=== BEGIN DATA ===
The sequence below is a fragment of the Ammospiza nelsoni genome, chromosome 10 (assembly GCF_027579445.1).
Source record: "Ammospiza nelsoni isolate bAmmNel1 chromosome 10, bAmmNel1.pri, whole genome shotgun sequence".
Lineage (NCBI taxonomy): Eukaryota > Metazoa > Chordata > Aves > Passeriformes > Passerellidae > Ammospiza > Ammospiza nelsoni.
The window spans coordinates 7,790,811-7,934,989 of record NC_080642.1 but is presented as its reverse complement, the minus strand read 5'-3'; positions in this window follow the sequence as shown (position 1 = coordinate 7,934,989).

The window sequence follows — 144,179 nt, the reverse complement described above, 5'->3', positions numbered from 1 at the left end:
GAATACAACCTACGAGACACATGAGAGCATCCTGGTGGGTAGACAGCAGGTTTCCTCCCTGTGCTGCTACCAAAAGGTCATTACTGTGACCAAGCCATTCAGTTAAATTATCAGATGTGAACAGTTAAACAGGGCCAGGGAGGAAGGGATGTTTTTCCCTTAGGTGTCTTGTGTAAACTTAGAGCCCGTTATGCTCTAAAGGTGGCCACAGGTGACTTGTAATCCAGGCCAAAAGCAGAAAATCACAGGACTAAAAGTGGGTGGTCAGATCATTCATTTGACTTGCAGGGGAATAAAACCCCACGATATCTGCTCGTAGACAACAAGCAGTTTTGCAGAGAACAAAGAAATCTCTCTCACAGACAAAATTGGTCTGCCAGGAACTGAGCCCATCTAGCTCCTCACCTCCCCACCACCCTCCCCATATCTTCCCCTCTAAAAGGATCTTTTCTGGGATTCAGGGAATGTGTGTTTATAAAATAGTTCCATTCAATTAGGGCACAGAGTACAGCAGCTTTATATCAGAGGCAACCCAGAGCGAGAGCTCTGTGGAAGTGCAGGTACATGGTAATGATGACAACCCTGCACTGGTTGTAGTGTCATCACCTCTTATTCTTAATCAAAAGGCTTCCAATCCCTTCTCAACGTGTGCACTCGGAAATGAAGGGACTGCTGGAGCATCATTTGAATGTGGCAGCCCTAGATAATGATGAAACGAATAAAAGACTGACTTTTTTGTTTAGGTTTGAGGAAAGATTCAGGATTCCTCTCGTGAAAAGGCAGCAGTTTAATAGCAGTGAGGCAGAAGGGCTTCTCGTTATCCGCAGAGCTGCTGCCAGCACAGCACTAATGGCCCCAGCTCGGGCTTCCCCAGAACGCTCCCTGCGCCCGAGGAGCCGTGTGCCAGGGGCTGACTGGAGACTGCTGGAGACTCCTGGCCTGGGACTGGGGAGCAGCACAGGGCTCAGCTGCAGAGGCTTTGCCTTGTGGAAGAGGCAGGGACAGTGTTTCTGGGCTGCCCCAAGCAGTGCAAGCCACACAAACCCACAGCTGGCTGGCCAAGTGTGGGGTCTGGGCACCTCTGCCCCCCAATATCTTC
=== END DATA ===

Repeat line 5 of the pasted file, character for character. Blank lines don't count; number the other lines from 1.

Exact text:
The window sequence follows — 144,179 nt, the reverse complement described above, 5'->3', positions numbered from 1 at the left end: